Photos Taken Around Daejeon

Exploring my City with A Camera!

Here we are behind the main road, in the small farmy place where I like to ride my bike at night.  (Or I did, before it got really cold.)

Small road bordering a field, and the houses behind it. It’s odd, but I ride though this area and all of a sudden I could be in a very Asian looking Ghana. There are water tanks on top of the houses, and they are flat, with little railings around the roofs.

Its things like these gates and concrete blocks that make me think that. Plus this is a wonderful break from the monotonous city development, which really is all the same.

You can see those lovely apartment buildings waiting in the background–almost as stark as the mountains behind them. They have intreguing names, but the kids who live there only say which block they live in–I live in 900 or 1000. These things are built with great gusto, and the same apartment building style can go on for ten city blocks, changing only by the numbers listed on their windowless sides. When I first got here I thought I might be lucky enough to live in one. Yeah, definitely not. These are the ritzy ones.

And now, here were are in Kung-dong, the college neighborhood close to me. It serves Chungnam and Kaist, so there are a fair amount of international places here. On this particular Sunday, I had a rather terrible kimbab roll and a place where the staff was just so nice that I couldn’t complain. But that tuna had definitely been sitting out for hours.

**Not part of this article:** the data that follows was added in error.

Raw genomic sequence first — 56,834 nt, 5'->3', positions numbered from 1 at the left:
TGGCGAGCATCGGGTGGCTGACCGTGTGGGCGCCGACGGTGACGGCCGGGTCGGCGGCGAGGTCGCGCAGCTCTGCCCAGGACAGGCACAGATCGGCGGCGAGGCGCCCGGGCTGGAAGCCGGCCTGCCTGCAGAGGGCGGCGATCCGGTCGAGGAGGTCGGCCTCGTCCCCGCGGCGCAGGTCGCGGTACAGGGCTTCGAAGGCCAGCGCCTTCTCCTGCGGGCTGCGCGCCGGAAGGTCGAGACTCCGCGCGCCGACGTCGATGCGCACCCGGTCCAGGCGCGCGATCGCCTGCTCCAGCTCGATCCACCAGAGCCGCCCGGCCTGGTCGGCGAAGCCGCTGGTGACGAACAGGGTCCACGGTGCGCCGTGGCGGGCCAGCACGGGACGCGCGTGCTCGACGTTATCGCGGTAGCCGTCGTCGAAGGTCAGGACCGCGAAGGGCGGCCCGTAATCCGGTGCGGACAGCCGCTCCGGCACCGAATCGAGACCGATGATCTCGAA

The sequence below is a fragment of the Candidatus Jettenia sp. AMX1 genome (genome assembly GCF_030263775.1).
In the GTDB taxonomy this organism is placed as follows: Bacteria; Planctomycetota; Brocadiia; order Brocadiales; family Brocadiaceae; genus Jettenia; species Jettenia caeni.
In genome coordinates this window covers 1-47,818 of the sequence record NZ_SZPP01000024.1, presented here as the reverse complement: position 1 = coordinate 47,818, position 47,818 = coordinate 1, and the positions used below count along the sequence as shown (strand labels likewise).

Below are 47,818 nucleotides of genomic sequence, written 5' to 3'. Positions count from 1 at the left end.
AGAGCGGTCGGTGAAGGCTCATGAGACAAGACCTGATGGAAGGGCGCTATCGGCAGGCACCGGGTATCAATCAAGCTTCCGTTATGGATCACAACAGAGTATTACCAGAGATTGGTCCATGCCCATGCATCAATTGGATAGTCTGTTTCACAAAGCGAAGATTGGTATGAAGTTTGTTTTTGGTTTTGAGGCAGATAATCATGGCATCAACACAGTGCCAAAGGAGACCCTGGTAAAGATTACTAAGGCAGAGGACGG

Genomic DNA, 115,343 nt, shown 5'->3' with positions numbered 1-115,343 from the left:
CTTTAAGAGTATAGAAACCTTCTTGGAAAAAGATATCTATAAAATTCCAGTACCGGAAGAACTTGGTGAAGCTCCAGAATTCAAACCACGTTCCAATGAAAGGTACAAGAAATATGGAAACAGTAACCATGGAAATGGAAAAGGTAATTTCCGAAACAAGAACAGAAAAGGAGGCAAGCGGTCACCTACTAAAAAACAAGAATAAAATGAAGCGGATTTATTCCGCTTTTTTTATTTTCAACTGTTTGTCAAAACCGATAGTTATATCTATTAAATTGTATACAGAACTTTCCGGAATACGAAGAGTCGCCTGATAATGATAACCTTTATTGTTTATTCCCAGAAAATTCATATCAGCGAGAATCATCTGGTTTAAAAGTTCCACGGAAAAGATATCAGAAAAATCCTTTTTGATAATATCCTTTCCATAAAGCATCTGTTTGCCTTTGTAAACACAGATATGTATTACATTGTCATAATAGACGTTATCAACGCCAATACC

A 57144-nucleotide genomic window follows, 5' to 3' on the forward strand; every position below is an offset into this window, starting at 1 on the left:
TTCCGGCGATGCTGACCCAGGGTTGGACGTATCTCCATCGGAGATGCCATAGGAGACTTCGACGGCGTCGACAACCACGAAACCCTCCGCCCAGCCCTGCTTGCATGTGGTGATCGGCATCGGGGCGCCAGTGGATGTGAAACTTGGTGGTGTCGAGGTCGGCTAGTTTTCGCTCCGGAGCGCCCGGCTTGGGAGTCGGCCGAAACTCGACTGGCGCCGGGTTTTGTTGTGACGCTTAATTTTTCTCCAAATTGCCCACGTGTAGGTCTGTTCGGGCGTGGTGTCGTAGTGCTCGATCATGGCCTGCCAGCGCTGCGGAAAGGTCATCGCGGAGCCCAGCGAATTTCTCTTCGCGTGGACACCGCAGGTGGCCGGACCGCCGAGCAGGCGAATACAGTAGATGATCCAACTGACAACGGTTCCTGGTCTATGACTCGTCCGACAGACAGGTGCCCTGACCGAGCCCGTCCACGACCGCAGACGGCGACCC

Another intriguing Korean thing is that guns are perfectly normal toys here. And they look like real guns. The more realistic it looks, the better it is, and these kinds bring this stuff to school. One child (who actually got kicked out of the hagwon) was firing his toy bb gun out of the window. My hagwon is on the 6th floor. But besides firing the gun out of the window, having it and playing with it whenever you want is totally acceptable. I saw one kid riding around with a toy AK strapped to his back, on his bike–he was four or five.

Anyway, those are some pictures from my Daejeon bike riding adventures. I’ll leave you one more… a pic of my trusty dusty Korean bike!

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